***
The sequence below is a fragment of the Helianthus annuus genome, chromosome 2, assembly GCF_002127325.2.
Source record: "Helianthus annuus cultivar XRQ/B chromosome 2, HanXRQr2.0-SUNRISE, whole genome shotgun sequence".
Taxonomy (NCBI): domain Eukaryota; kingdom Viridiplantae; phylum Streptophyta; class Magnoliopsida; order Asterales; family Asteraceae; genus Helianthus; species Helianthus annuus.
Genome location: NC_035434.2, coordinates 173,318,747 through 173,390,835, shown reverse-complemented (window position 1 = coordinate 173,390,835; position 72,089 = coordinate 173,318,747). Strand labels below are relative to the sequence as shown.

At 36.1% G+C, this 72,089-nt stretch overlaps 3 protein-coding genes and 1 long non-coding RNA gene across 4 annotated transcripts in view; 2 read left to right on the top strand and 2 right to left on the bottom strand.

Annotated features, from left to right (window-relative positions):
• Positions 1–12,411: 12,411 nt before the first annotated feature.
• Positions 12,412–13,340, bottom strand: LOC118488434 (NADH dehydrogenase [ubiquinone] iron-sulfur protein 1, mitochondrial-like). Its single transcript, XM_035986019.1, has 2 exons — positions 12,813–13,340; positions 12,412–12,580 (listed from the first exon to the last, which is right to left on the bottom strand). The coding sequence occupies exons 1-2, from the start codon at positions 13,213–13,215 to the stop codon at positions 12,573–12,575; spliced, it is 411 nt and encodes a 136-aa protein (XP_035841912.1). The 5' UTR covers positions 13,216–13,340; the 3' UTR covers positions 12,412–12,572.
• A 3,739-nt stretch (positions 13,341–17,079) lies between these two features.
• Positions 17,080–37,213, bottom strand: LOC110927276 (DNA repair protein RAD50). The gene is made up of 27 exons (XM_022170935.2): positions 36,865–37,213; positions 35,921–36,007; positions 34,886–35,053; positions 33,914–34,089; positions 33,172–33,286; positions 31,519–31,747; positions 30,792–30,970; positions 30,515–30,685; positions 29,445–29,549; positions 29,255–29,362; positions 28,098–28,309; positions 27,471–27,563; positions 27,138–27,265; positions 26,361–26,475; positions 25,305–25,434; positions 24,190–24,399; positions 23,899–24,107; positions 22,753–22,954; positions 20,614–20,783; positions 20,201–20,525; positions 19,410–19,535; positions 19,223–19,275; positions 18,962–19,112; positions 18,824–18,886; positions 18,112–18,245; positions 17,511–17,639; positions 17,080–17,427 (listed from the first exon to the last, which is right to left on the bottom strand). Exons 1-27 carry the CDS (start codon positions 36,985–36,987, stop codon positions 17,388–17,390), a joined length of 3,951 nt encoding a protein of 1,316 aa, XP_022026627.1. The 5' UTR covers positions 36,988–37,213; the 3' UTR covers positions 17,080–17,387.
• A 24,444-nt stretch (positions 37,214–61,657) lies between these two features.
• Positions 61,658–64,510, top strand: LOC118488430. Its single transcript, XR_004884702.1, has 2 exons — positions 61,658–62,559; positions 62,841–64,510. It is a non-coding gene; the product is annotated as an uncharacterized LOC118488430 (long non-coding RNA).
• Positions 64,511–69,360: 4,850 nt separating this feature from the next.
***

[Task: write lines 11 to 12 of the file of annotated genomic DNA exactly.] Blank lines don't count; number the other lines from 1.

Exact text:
• A 24,444-nt stretch (positions 37,214–61,657) lies between these two features.
• Positions 61,658–64,510, top strand: LOC118488430. Its single transcript, XR_004884702.1, has 2 exons — positions 61,658–62,559; positions 62,841–64,510. It is a non-coding gene; the product is annotated as an uncharacterized LOC118488430 (long non-coding RNA).